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Firesense The Project Methodology
Methodology PDF Print E-mail


The FIRESENSE system will be based on an integrated approach that uses innovative systems for early warning. Its main purpose will be to remotely monitor areas of archaeological interest from the risk of fire, while simultaneously providing weather data that can be used for efficient protection and preservation of cultural heritage assets.It will take advantage of recent advances in multisensor surveillance technologies. The key idea is to place a Wireless Sensor Network (WSN) capable of monitoring the  temperature, as well as optical and infrared cameras, on the deployment site. The signals collected from these sensors will be transmitted to a monitoring center, which will employ intelligent computer vision and pattern recognition algorithms as well as data fusion techniques to automatically analyze sensor information. The system will be capable of generating automatic warning signals for local authorities whenever a dangerous situation arises.

In a typical application scenario, multimodal wireless sensors are deployed at the site, which will be monitored. The sensors will acquire periodic measurements from the environment (e.g. ambient temperature, humidity) and provide their readings through the network to the monitoring centre. Optical cameras will monitor not only the site itself, but also the surrounding forested land. The collected measurements from multimodal sensors will be fused in the the monitoring centre for evidence or indications of fire in the monitored environment. In addition to periodic sensor measurements, events requiring attention can be triggered by activity, smoke or heat detection sensors. In the case of fire detection, the system will create an alert message for the fire fighting management. Moreover, the system will receive weather data from official weather information services e.g. TSMS as well as from local meteorological station installed at the demostration site and will create alerts in case of extreme weather conditions.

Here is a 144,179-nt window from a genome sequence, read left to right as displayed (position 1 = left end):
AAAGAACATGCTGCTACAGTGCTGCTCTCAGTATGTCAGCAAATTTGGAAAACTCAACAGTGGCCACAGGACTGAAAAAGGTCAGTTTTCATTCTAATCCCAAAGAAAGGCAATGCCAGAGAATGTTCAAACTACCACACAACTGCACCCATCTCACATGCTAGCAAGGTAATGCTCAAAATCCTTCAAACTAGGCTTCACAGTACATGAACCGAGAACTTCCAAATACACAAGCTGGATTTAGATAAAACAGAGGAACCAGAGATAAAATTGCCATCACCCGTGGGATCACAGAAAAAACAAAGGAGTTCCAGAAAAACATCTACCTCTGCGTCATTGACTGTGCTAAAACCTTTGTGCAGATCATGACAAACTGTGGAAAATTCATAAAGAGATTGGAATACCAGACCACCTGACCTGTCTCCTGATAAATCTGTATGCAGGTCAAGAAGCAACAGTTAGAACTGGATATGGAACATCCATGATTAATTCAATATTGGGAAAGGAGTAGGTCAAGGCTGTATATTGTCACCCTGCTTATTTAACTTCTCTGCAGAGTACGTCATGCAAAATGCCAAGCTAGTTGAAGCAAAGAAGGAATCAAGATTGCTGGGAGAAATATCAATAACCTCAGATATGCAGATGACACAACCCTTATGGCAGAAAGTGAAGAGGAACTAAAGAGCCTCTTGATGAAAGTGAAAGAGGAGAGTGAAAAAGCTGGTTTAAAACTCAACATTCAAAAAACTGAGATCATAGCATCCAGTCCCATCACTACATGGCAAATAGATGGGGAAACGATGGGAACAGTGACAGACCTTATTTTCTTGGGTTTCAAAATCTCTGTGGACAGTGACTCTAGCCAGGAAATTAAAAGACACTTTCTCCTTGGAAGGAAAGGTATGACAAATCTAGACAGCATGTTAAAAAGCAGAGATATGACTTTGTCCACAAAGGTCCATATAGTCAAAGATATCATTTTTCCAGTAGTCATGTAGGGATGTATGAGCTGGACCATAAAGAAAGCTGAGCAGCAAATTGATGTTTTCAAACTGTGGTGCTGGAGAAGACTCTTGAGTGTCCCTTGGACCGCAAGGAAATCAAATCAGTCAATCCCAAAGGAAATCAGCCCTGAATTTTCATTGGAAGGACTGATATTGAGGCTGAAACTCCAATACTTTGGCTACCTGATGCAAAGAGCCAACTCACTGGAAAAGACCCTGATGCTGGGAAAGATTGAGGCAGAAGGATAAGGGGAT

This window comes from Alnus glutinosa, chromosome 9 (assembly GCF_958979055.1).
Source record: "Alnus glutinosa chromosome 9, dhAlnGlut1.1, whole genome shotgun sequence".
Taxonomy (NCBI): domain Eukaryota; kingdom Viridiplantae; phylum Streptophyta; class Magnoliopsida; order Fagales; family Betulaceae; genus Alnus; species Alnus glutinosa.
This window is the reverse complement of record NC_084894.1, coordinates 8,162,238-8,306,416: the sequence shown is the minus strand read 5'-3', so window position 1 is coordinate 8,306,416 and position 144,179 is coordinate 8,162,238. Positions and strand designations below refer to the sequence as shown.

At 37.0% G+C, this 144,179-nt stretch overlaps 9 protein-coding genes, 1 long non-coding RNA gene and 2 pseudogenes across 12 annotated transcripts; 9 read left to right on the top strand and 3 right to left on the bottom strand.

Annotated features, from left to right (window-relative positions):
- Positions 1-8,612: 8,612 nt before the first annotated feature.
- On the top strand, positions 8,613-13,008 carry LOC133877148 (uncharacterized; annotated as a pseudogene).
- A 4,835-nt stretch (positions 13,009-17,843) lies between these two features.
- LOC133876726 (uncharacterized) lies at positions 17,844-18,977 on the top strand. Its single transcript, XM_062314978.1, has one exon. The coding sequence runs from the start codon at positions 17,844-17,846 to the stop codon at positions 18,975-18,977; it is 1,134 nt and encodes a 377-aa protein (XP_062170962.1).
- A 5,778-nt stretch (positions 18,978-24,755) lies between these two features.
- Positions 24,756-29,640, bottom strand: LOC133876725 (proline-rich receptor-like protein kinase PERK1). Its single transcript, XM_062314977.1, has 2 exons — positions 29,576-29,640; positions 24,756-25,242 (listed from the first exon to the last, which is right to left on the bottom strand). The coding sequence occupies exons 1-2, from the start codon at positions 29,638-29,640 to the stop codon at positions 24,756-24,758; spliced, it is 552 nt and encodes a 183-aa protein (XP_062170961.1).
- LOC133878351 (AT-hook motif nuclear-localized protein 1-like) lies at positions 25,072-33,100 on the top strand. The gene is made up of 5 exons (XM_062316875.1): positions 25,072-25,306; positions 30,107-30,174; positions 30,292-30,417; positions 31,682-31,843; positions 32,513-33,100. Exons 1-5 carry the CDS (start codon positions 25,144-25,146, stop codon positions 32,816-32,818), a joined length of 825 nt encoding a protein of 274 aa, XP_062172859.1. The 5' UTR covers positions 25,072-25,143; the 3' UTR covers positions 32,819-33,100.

Detecting the starting position of a wildfire is only the first step in fire fighting. After detecting a wildfire, the main focus should be the estimation of the propagation direction and speed, in order to help the forest fire management. If the vegetation model and other important parameters like wind speed, slope, and aspect of the ground surface are available, the propagation of the fire can be estimated. Finally, a Geographic Information System (GIS) will visualize the predicted fire propagation in 3D, providing services for decision and operational support in forest fire suppression. Potential users of the system are: the Ministry of Culture, Forest Fire Suppression Services, local authorities, civil protection authorities, as well as the Command and Control Centers in charge of operations.


In addition, archaeological sites are also at risk from other natural disasters such as floods and storms, which result in the loss of irreplaceable archaeological and cultural assets. For instance, alterations in temperature and rainfall affect the way ancient structure decay, while floods cause damage to cultural landscapes and archaeological sites. Through the deployment of a monitoring infrastructure, it will become possible to gather useful information and take preventive measures for the preservation of heritage sites.